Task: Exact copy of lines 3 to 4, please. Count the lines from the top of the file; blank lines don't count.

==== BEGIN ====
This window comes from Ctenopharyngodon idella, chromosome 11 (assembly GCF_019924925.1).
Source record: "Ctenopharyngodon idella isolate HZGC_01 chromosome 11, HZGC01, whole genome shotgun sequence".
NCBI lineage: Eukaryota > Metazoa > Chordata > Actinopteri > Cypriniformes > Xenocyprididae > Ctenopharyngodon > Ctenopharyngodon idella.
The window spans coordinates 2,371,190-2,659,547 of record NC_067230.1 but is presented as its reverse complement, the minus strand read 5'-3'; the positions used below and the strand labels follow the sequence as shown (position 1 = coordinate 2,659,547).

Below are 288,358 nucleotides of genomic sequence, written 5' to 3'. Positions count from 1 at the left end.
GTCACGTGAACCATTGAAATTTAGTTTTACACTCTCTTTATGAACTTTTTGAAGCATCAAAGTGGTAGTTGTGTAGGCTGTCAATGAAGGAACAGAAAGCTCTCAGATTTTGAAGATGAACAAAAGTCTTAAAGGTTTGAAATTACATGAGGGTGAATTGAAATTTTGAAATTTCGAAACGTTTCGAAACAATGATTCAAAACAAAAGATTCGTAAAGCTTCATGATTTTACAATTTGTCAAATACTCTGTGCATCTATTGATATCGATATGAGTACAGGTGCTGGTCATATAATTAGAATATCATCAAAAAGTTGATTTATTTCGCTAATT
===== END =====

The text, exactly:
NCBI lineage: Eukaryota > Metazoa > Chordata > Actinopteri > Cypriniformes > Xenocyprididae > Ctenopharyngodon > Ctenopharyngodon idella.
The window spans coordinates 2,371,190-2,659,547 of record NC_067230.1 but is presented as its reverse complement, the minus strand read 5'-3'; the positions used below and the strand labels follow the sequence as shown (position 1 = coordinate 2,659,547).